Archaeologists digging near York have found evidence of very Gothic funerary practices.
Simon Mays, skeletal biologist at Historic England, said: “The idea that the Wharram Percy bones are the remains of corpses burnt and dismembered to stop them walking from their graves seems to fit the evidence best. If we are right, then this is the first good archaeological evidence we have for this practice.”
Let's back up. Here's context, some ongoing research into human remains:
When the bones were found in the 1960s the archaeologists thought they were probably older than the village, and belonged to early Romano-British settlers whose remains were disturbed and reburied by the villagers. The truth has proved to be more sinister...
The archaeologists who studied a collection of human bones – including the remains of adults, teenagers and children excavated more than half a century ago, and dated back to the period between the 11th and 14th century – rejected gruesome possibilities including cannibalism in times of famine, or the massacre of outsiders. The cut marks were in the wrong place for butchery, and isotope analysis of the teeth showed that the people came from the same area as the villagers of Wharram Percy in North Yorkshire – a once flourishing village which had been completely deserted by the early 16th century.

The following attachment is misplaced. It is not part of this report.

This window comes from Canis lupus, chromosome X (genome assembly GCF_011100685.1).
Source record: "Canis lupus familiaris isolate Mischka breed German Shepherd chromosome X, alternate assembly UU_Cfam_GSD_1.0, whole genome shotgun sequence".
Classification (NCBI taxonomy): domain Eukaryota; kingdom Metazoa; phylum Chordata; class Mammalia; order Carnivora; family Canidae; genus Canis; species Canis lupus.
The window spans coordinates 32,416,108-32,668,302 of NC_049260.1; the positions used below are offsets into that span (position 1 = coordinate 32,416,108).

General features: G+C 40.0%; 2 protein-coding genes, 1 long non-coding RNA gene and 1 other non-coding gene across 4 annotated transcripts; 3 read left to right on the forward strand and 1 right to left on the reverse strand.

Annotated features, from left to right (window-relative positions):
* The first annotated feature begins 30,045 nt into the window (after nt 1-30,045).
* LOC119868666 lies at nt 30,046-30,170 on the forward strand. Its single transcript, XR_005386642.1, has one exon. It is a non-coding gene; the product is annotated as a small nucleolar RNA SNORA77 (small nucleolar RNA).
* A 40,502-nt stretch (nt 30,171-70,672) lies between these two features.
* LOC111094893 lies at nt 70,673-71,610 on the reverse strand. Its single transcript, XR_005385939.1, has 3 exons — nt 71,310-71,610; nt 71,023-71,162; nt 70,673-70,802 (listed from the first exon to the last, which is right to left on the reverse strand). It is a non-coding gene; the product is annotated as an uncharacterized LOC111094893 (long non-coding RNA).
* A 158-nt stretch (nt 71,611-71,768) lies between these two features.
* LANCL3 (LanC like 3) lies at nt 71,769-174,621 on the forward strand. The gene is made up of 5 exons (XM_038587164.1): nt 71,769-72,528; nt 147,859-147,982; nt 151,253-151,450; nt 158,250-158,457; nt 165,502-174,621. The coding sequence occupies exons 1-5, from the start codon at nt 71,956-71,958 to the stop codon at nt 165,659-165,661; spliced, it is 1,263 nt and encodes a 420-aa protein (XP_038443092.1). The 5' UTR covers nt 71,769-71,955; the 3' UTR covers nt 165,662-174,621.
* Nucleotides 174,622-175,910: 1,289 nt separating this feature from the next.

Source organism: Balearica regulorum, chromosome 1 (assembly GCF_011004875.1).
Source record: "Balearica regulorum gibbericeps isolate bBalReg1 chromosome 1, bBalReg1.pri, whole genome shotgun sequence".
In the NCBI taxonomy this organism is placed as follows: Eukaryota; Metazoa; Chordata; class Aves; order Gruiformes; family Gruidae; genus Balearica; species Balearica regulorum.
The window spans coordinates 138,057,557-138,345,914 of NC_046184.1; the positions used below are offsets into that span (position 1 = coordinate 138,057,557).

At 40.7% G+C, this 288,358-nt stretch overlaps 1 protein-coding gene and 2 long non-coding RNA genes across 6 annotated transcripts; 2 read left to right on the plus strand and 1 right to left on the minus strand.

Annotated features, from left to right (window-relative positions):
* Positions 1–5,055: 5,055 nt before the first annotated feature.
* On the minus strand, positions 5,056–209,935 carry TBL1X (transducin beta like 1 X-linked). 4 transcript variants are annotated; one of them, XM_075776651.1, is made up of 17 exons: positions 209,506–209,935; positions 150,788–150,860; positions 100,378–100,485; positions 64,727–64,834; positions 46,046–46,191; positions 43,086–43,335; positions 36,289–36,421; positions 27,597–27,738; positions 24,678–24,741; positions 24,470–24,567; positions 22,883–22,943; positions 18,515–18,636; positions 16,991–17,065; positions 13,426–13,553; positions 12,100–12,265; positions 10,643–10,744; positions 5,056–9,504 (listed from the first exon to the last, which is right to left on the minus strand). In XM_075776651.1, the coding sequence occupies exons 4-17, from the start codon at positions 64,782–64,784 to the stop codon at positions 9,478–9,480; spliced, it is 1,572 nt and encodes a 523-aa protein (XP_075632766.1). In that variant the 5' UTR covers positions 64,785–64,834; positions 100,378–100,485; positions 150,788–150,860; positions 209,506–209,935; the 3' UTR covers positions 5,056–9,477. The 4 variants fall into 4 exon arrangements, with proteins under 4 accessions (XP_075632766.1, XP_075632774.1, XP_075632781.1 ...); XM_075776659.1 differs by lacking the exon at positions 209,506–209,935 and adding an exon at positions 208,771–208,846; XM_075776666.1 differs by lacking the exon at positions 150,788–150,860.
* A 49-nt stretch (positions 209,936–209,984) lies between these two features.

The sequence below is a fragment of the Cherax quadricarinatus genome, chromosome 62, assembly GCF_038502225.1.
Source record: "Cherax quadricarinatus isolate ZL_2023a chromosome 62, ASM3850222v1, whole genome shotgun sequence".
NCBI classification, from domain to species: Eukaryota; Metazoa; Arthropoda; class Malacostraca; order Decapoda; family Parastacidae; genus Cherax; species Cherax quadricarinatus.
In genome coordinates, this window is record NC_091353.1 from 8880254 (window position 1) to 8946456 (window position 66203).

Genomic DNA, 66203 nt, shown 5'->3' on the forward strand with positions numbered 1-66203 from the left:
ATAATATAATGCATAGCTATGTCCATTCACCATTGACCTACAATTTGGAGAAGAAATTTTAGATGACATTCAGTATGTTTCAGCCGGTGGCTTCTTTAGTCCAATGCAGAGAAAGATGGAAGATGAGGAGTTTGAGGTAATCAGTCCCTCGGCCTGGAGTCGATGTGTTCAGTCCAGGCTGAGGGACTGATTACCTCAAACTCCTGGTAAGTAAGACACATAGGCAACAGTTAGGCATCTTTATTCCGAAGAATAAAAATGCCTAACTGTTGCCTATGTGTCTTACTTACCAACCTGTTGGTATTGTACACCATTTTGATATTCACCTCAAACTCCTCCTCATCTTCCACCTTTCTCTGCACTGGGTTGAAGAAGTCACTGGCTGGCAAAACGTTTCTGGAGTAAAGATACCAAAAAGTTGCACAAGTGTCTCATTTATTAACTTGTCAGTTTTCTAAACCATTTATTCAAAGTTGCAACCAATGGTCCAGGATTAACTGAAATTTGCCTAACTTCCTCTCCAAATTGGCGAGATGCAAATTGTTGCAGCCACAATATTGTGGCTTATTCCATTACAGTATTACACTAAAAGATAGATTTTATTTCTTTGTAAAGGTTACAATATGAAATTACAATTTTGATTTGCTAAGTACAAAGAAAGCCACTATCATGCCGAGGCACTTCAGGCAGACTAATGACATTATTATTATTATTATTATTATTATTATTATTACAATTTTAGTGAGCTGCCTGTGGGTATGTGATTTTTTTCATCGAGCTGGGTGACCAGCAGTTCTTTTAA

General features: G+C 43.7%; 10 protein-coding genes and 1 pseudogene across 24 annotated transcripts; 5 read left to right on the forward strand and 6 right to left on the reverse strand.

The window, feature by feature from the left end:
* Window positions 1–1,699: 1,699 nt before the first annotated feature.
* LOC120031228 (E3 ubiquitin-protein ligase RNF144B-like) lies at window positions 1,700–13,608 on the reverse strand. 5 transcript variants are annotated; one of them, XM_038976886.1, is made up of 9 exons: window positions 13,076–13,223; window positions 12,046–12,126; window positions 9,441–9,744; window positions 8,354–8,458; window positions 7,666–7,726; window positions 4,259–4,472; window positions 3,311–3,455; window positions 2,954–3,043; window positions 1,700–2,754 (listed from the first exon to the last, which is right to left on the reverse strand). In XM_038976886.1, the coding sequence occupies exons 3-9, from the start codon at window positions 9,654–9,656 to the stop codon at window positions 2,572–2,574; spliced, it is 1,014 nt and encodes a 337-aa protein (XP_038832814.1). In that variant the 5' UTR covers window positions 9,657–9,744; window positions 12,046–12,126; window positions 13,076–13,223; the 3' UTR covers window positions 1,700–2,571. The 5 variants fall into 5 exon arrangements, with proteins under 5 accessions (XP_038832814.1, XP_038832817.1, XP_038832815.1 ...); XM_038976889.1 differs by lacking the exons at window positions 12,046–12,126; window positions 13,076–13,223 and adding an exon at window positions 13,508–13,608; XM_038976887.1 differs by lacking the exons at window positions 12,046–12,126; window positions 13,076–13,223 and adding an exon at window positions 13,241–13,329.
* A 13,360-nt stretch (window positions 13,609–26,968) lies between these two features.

And now the new idea:
The archaeologists studied 137 pieces of broken human bones, found in the pits of the village. Their conclusion, published on Monday in the Journal of Archaeological Science: Reports, is that the most plausible explanation for the burn marks and cuts found on the skulls and upper body bones was deliberate mutilation after death. The scientists believe the intention was to keep the dead from walking and spreading disease or attacking the living.
Medieval sources offer various remedies for dealing with the restless dead, believed to be individuals who were evil or cursed in life and still bore a grudge against the living in death. Solutions included digging up and decapitating or burning the skeletons. The condition of the Wharram Percy bones suggests that the bodies were decapitated quite soon after death, when the bones were still soft, and burned.